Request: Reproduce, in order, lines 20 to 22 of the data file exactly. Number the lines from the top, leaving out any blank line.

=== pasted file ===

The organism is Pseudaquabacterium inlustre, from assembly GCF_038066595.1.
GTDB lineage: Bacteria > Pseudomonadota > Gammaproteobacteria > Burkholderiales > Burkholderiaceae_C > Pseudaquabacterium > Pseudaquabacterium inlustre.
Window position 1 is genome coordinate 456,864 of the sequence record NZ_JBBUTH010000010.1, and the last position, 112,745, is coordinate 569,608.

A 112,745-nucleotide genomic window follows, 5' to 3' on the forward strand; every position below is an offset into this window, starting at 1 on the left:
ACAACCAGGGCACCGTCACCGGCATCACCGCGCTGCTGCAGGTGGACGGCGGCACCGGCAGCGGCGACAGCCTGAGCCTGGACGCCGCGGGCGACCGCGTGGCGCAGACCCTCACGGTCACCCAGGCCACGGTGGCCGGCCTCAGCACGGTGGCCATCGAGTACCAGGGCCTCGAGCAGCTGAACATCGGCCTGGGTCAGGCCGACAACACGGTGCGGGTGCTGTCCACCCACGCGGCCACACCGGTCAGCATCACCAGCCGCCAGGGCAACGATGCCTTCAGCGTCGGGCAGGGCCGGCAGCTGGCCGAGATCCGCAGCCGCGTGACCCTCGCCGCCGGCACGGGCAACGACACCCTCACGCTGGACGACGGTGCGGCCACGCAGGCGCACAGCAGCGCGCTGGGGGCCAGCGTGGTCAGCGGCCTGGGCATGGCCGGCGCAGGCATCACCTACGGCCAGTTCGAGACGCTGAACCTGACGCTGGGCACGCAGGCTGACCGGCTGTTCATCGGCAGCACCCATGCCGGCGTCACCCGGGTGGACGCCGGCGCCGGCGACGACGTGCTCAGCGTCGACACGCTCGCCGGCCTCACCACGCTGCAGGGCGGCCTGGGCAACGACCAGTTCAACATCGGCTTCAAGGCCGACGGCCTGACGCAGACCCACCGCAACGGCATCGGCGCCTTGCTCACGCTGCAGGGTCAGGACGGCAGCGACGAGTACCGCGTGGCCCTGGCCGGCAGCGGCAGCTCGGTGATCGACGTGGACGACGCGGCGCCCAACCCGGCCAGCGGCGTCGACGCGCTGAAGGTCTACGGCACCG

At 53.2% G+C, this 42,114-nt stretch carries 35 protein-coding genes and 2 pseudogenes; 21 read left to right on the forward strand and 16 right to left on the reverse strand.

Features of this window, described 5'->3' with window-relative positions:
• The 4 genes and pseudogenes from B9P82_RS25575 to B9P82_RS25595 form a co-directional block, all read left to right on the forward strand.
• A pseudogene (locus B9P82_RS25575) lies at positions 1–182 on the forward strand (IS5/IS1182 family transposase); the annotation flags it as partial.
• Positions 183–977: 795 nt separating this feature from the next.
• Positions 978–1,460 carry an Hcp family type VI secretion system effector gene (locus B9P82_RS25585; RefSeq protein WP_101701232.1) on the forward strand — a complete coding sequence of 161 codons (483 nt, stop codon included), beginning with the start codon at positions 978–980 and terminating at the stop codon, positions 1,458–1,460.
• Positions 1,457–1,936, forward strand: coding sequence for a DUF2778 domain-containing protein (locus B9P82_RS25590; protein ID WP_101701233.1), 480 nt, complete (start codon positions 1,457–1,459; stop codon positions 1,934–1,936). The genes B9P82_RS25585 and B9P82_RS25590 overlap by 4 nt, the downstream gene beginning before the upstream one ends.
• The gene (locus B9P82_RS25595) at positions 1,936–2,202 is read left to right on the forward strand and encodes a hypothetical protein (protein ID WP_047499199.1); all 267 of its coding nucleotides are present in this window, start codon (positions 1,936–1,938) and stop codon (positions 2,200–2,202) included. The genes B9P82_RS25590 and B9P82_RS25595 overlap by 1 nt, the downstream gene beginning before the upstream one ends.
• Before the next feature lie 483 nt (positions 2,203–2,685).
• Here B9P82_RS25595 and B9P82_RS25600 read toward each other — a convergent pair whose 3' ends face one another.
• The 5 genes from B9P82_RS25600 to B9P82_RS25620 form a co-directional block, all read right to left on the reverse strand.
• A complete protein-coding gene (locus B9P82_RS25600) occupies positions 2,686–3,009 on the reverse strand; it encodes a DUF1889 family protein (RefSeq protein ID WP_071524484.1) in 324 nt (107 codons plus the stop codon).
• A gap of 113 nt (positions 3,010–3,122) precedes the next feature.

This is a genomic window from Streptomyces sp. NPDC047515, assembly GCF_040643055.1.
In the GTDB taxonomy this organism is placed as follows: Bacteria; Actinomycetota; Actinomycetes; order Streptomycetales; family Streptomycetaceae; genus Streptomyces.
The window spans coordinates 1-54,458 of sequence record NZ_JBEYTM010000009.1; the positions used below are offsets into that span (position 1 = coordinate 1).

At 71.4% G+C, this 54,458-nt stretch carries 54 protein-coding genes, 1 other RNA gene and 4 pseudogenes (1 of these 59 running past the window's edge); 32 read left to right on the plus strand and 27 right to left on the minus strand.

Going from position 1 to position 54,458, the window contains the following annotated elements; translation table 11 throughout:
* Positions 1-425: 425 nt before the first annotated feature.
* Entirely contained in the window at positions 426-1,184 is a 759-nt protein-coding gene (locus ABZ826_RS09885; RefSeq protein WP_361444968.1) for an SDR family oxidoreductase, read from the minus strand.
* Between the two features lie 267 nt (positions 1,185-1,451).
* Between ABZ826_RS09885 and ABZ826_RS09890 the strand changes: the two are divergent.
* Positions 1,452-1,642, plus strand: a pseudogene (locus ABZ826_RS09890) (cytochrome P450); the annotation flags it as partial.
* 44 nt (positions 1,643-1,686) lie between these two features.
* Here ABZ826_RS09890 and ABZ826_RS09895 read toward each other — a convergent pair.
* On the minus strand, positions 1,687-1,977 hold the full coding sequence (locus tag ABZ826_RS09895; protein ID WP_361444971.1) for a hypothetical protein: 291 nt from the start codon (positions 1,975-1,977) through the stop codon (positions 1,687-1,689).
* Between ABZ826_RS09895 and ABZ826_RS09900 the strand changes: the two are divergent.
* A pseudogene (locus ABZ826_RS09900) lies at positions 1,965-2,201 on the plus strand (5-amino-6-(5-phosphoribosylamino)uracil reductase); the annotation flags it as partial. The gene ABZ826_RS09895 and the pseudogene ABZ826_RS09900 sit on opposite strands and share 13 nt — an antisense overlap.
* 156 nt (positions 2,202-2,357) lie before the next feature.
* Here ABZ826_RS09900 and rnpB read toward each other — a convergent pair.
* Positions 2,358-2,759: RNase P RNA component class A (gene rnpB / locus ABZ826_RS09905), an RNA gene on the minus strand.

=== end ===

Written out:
In the GTDB taxonomy this organism is placed as follows: Bacteria; Actinomycetota; Actinomycetes; order Streptomycetales; family Streptomycetaceae; genus Streptomyces.
The window spans coordinates 1-54,458 of sequence record NZ_JBEYTM010000009.1; the positions used below are offsets into that span (position 1 = coordinate 1).

At 71.4% G+C, this 54,458-nt stretch carries 54 protein-coding genes, 1 other RNA gene and 4 pseudogenes (1 of these 59 running past the window's edge); 32 read left to right on the plus strand and 27 right to left on the minus strand.